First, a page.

FSR Newsroom

Can the government dictate what you can have in your food storage?

Recently, the Supreme Court has taken up the case of the Affordable Care Act, which is President Obama’s signature legislative accomplishment. At the heart of the matter, the justices will decide whether or not the government can use its “Commerce Clause” powers to force every American into purchasing insurance.

Over the years, the Commerce Clause has been used to allow government intrusion into just about every aspect of life. The clause was originally written into the Constitution so that the federal government could mediate disputes between states and other nations. However, it soon grew to encompass things that were far beyond its original scope. Case in point: Wickard v. Filburn.

Roscoe Filburn

Roscoe Filburn

In 1938, the New Deal was in full swing, and as part of that, Congress enacted the Agricultural Adjustment Act, which was intended to raise agricultural prices by artificially restricting supply.  It did this by paying farmers subsidies for not growing certain crops.  It was later amended to go a step further by establishing maximum quotas for the production of wheat, and imposing fines for growers who exceeded those limits.  In other words, the government went beyond simply incentivizing farmers not to grow, and actually criminalized the use of private property to grow more of certain crops than the government allowed.

Under the AAA, Filburn’s 1941 allotment for wheat allowed him to sow 11.1 acres at a normal yield of 20.1 bushels per acre.  He nevertheless chose to plant 23 acres, resulting in the production of 239 more bushels of wheat than the government said he was allowed to produce.  Although Filburn’s extra production was intended for his own consumption and never entered commerce at all—much less crossed state lines to become interstate—he was fined, and the extra production was effectively impounded to secure the government’s lien to ensure payment of that fine.  Filburn sued, claiming that the regulation went beyond Congress’ authority under the Commerce Clause.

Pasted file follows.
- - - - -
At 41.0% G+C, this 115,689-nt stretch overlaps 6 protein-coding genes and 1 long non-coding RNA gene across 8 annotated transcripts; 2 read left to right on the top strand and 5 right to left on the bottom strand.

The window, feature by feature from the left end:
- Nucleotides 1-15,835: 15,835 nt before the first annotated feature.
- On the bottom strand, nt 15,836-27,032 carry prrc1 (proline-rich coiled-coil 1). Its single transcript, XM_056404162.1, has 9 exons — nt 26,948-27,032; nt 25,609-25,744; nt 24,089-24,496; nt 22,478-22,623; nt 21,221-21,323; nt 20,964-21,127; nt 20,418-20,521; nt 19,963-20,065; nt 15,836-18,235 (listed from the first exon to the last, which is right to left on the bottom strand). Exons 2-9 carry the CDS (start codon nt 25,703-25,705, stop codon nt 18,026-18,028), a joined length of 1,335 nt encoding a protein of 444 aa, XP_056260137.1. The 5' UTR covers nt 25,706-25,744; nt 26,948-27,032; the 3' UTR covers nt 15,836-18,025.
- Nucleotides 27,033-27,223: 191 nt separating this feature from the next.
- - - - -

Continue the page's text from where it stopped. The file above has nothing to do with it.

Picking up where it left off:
Unbelievably, the Supreme Court unanimously upheld the decision.

If you look at the actual Commerce Clause in the Constitution it is pretty simple. I highly doubt the Founders ever thought it would be used for such sweeping and draconian policies.

“The Congress shall have Power To . . . regulate Commerce with foreign Nations, and among the several states, and with the Indian Tribes[.]”

So it will be interesting to see what the Supreme Court does in the case of ObamaCare. Will it put a restraint on the power of the federal government or continue to allow it to move further and further into our lives? And though it sounds almost dumb to say it, if the government can tell a farmer what he can or can’t grow on his farm, can it also tell people what they can or can’t have in their emergency storage?


There are no comments yet, would you like to submit yours?

Be the first to add a comment “Can the government dictate what you can have in your food storage?”